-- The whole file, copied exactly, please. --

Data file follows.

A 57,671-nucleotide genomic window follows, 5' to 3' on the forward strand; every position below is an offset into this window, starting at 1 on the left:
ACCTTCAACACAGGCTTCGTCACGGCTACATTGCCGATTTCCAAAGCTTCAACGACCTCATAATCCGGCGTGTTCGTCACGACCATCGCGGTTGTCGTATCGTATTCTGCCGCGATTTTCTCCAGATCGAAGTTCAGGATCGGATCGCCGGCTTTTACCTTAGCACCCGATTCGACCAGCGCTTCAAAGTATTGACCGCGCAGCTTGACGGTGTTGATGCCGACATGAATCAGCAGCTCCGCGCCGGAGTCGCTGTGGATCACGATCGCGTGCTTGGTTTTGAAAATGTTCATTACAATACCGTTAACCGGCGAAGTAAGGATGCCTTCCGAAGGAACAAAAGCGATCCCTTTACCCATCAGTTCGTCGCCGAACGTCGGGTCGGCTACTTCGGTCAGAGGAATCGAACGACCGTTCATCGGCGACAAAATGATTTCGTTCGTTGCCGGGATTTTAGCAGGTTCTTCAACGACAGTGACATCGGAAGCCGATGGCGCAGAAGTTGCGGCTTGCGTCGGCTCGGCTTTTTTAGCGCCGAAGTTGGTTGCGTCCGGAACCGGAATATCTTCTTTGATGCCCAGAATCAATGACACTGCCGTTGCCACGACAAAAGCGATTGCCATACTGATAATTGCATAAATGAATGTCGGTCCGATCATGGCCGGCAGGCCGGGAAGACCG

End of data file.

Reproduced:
A 57,671-nucleotide genomic window follows, 5' to 3' on the forward strand; every position below is an offset into this window, starting at 1 on the left:
ACCTTCAACACAGGCTTCGTCACGGCTACATTGCCGATTTCCAAAGCTTCAACGACCTCATAATCCGGCGTGTTCGTCACGACCATCGCGGTTGTCGTATCGTATTCTGCCGCGATTTTCTCCAGATCGAAGTTCAGGATCGGATCGCCGGCTTTTACCTTAGCACCCGATTCGACCAGCGCTTCAAAGTATTGACCGCGCAGCTTGACGGTGTTGATGCCGACATGAATCAGCAGCTCCGCGCCGGAGTCGCTGTGGATCACGATCGCGTGCTTGGTTTTGAAAATGTTCATTACAATACCGTTAACCGGCGAAGTAAGGATGCCTTCCGAAGGAACAAAAGCGATCCCTTTACCCATCAGTTCGTCGCCGAACGTCGGGTCGGCTACTTCGGTCAGAGGAATCGAACGACCGTTCATCGGCGACAAAATGATTTCGTTCGTTGCCGGGATTTTAGCAGGTTCTTCAACGACAGTGACATCGGAAGCCGATGGCGCAGAAGTTGCGGCTTGCGTCGGCTCGGCTTTTTTAGCGCCGAAGTTGGTTGCGTCCGGAACCGGAATATCTTCTTTGATGCCCAGAATCAATGACACTGCCGTTGCCACGACAAAAGCGATTGCCATACTGATAATTGCATAAATGAATGTCGGTCCGATCATGGCCGGCAGGCCGGGAAGACCG